Realizing the presence, promise, and power of the Kingdom of God.

Elihu speaks at Last

There is wisdom in waiting to speak.

Job 32:1-22 (ESV)

So these three men ceased to answer Job, because he was righteous in his own eyes. Then Elihu the son of Barachel the Buzite, of the family of Ram, burned with anger. He burned with anger at Job because he justified himself rather than God. He burned with anger also at Job's three friends because they had found no answer, although they had declared Job to be in the wrong. Now Elihu had waited to speak to Job because they were older than he. And when Elihu saw that there was no answer in the mouth of these three men, he burned with anger.

And Elihu the son of Barachel the Buzite answered and said:

“I am young in years, and you are aged; therefore I was timid and afraid to declare my opinion to you. I said, ‘Let days speak, and many years teach wisdom.’ But it is the spirit in man, the breath of the Almighty, that makes him understand. It is not the old who are wise, nor the aged who understand what is right. Therefore I say, ‘Listen to me; let me also declare my opinion.’

“Behold, I waited for your words, I listened for your wise sayings, while you searched out what to say. I gave you my attention, and, behold, there was none among you who refuted Job or who answered his words. Beware lest you say, ‘We have found wisdom; God may vanquish him, not a man.’ He has not directed his words against me, and I will not answer him with your speeches.

“They are dismayed; they answer no more; they have not a word to say. And shall I wait, because they do not speak, because they stand there, and answer no more? I also will answer with my share; I also will declare my opinion. or I am full of words; the spirit within me constrains me. Behold, my belly is like wine that has no vent; like new wineskins ready to burst. I must speak, that I may find relief; I must open my lips and answer. I will not show partiality to any man or use flattery toward any person. For I do not know how to flatter, else my Maker would soon take me away.”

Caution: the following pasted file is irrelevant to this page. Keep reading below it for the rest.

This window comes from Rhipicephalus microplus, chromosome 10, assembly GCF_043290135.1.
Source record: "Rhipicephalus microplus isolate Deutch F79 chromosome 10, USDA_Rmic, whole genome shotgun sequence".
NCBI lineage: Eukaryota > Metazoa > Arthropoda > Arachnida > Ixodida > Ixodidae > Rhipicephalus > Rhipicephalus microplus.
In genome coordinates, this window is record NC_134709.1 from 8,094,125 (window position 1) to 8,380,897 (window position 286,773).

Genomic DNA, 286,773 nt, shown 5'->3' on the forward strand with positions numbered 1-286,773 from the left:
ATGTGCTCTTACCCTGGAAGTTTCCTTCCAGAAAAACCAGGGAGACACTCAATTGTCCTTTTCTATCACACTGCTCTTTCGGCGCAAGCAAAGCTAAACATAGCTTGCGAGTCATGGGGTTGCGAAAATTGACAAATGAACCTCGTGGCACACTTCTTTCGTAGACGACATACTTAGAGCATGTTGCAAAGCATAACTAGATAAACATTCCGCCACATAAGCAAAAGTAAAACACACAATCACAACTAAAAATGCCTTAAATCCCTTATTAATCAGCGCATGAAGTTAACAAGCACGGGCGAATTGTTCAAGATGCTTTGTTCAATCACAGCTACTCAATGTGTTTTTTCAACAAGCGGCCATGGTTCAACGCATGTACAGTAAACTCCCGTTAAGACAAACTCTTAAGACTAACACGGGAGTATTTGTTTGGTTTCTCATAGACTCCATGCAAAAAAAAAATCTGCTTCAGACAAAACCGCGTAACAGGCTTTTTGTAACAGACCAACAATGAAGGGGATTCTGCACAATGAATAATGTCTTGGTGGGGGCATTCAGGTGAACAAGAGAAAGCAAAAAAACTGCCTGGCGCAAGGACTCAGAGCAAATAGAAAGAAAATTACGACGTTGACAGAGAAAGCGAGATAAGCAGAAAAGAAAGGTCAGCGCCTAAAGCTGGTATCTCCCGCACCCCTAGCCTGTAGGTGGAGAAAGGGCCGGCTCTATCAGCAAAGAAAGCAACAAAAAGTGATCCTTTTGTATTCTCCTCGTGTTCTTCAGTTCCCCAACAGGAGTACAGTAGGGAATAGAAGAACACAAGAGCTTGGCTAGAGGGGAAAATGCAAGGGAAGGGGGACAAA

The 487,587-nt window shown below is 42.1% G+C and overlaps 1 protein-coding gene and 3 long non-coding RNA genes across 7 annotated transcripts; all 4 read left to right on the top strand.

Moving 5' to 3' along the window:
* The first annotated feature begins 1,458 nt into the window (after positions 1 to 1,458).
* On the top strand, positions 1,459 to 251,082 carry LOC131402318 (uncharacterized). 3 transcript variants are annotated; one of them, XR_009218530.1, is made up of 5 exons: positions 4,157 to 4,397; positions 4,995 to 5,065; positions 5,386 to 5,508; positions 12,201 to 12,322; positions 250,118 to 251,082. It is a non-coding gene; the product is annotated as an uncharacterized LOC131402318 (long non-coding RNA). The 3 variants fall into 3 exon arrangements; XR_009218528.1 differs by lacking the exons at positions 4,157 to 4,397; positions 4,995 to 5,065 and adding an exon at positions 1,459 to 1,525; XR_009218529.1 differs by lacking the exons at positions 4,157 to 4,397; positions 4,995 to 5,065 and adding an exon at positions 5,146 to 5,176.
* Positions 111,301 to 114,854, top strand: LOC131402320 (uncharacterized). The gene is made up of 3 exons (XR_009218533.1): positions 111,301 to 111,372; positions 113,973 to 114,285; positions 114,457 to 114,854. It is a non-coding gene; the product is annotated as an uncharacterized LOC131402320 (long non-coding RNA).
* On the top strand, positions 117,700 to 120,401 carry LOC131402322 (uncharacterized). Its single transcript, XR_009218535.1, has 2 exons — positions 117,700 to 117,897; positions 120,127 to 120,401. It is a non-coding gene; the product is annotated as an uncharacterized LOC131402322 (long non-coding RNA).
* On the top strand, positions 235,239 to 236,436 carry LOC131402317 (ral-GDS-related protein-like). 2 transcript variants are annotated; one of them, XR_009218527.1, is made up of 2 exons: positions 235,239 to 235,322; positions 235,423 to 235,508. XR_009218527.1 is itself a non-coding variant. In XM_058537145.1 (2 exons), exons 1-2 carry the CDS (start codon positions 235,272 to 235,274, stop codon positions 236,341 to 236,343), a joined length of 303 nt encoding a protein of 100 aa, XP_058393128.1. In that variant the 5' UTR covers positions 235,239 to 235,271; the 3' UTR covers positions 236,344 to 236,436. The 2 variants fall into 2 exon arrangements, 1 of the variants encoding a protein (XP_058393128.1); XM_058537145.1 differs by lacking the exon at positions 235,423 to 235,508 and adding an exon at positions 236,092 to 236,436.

Job was wrong to justify himself. He may be blameless and upright but he’s not without sin. His challenge to God is wrong, and he’s going to get taken to the woodshed for it.

There’s also a lesson in Elihu’s struggle over whether to speak up. He correctly sees himself as junior to everyone else, and he bites his tongue for a long time.

But when it’s clear that Job is done and the other three men ceased to answer Job, he sees his opening. We don’t know whether Elihu was praying about whether he should speak, but it looks like he was. His opening is totally clear – and the text highlights that.

It feels like a sign.

Christians make a lot of errors in this area. We speak when we should stay quiet, and we stay quiet when we should speak. Usually, hesitating to speak is wise, but failing to speak up when it’s needed can be a big mistake. Mature Christians welcome criticism from others, especially their juniors. Even when it’s off base, that just creates a teachable moment.

But taking your time and praying about this is the key. It’s an interesting form of prayer too. You don’t need any words; you just “connect” and wait for Him to respond. If there are any words from your end, they’re something like, “Ok, what now?” Or, “I’m listening.”

The weekly study guides, which include discussion questions, are available for download here:

Mike Slay

As a mathematician, inventor, and ruling elder in the Presbyterian Church in America, Mike Slay brings an analytical, conversational, and even whimsical approach to the daily study of God's Word.

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